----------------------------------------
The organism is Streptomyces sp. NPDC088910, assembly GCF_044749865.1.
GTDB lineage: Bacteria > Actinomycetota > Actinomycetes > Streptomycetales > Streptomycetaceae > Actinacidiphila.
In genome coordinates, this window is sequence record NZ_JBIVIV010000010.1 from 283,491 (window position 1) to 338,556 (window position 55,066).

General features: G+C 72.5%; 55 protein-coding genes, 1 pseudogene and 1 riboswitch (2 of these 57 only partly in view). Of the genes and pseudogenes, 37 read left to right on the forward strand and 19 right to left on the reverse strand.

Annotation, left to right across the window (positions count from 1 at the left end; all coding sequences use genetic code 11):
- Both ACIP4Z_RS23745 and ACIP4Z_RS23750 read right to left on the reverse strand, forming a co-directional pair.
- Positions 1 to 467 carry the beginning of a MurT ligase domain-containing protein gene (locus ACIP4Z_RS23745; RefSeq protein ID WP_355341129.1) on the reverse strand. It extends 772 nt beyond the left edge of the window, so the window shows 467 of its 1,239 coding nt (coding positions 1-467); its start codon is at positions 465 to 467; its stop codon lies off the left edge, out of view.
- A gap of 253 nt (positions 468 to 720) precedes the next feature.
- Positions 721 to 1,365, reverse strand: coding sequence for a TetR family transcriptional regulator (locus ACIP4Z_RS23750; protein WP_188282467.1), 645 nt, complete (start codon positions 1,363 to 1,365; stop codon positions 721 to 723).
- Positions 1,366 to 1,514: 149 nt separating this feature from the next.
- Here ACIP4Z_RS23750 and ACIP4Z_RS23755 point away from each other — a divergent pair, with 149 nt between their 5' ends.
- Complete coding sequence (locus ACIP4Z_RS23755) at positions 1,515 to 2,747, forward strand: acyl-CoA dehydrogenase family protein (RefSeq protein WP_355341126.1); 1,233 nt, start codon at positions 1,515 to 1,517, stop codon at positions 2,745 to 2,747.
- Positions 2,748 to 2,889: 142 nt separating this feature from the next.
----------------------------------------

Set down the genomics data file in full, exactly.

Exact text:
The organism is Streptomyces sp. NPDC088910, assembly GCF_044749865.1.
GTDB lineage: Bacteria > Actinomycetota > Actinomycetes > Streptomycetales > Streptomycetaceae > Actinacidiphila.
In genome coordinates, this window is sequence record NZ_JBIVIV010000010.1 from 283,491 (window position 1) to 338,556 (window position 55,066).

General features: G+C 72.5%; 55 protein-coding genes, 1 pseudogene and 1 riboswitch (2 of these 57 only partly in view). Of the genes and pseudogenes, 37 read left to right on the forward strand and 19 right to left on the reverse strand.

Annotation, left to right across the window (positions count from 1 at the left end; all coding sequences use genetic code 11):
- Both ACIP4Z_RS23745 and ACIP4Z_RS23750 read right to left on the reverse strand, forming a co-directional pair.
- Positions 1 to 467 carry the beginning of a MurT ligase domain-containing protein gene (locus ACIP4Z_RS23745; RefSeq protein ID WP_355341129.1) on the reverse strand. It extends 772 nt beyond the left edge of the window, so the window shows 467 of its 1,239 coding nt (coding positions 1-467); its start codon is at positions 465 to 467; its stop codon lies off the left edge, out of view.
- A gap of 253 nt (positions 468 to 720) precedes the next feature.
- Positions 721 to 1,365, reverse strand: coding sequence for a TetR family transcriptional regulator (locus ACIP4Z_RS23750; protein WP_188282467.1), 645 nt, complete (start codon positions 1,363 to 1,365; stop codon positions 721 to 723).
- Positions 1,366 to 1,514: 149 nt separating this feature from the next.
- Here ACIP4Z_RS23750 and ACIP4Z_RS23755 point away from each other — a divergent pair, with 149 nt between their 5' ends.
- Complete coding sequence (locus ACIP4Z_RS23755) at positions 1,515 to 2,747, forward strand: acyl-CoA dehydrogenase family protein (RefSeq protein WP_355341126.1); 1,233 nt, start codon at positions 1,515 to 1,517, stop codon at positions 2,745 to 2,747.
- Positions 2,748 to 2,889: 142 nt separating this feature from the next.